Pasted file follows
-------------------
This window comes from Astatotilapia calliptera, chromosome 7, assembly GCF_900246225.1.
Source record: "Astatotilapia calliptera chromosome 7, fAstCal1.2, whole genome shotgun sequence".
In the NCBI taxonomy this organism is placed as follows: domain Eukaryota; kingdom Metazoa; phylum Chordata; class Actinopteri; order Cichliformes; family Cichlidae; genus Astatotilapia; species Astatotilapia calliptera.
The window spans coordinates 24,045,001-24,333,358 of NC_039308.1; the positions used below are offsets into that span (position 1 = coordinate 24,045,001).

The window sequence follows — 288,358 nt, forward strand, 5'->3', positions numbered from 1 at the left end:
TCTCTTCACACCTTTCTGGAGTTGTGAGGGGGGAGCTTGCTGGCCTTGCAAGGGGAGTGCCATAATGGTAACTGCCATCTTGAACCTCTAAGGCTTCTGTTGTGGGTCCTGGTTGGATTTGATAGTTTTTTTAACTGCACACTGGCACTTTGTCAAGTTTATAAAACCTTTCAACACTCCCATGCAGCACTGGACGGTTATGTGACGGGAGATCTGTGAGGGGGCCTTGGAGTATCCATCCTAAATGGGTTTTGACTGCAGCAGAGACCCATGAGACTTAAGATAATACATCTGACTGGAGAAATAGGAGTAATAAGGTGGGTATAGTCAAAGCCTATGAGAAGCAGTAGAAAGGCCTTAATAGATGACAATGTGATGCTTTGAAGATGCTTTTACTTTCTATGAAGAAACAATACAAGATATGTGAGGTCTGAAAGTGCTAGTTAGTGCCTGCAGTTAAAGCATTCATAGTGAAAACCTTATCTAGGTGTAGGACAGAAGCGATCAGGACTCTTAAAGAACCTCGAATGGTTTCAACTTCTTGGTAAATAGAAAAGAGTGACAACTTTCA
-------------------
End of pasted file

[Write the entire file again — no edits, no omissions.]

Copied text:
This window comes from Astatotilapia calliptera, chromosome 7, assembly GCF_900246225.1.
Source record: "Astatotilapia calliptera chromosome 7, fAstCal1.2, whole genome shotgun sequence".
In the NCBI taxonomy this organism is placed as follows: domain Eukaryota; kingdom Metazoa; phylum Chordata; class Actinopteri; order Cichliformes; family Cichlidae; genus Astatotilapia; species Astatotilapia calliptera.
The window spans coordinates 24,045,001-24,333,358 of NC_039308.1; the positions used below are offsets into that span (position 1 = coordinate 24,045,001).

The window sequence follows — 288,358 nt, forward strand, 5'->3', positions numbered from 1 at the left end:
TCTCTTCACACCTTTCTGGAGTTGTGAGGGGGGAGCTTGCTGGCCTTGCAAGGGGAGTGCCATAATGGTAACTGCCATCTTGAACCTCTAAGGCTTCTGTTGTGGGTCCTGGTTGGATTTGATAGTTTTTTTAACTGCACACTGGCACTTTGTCAAGTTTATAAAACCTTTCAACACTCCCATGCAGCACTGGACGGTTATGTGACGGGAGATCTGTGAGGGGGCCTTGGAGTATCCATCCTAAATGGGTTTTGACTGCAGCAGAGACCCATGAGACTTAAGATAATACATCTGACTGGAGAAATAGGAGTAATAAGGTGGGTATAGTCAAAGCCTATGAGAAGCAGTAGAAAGGCCTTAATAGATGACAATGTGATGCTTTGAAGATGCTTTTACTTTCTATGAAGAAACAATACAAGATATGTGAGGTCTGAAAGTGCTAGTTAGTGCCTGCAGTTAAAGCATTCATAGTGAAAACCTTATCTAGGTGTAGGACAGAAGCGATCAGGACTCTTAAAGAACCTCGAATGGTTTCAACTTCTTGGTAAATAGAAAAGAGTGACAACTTTCA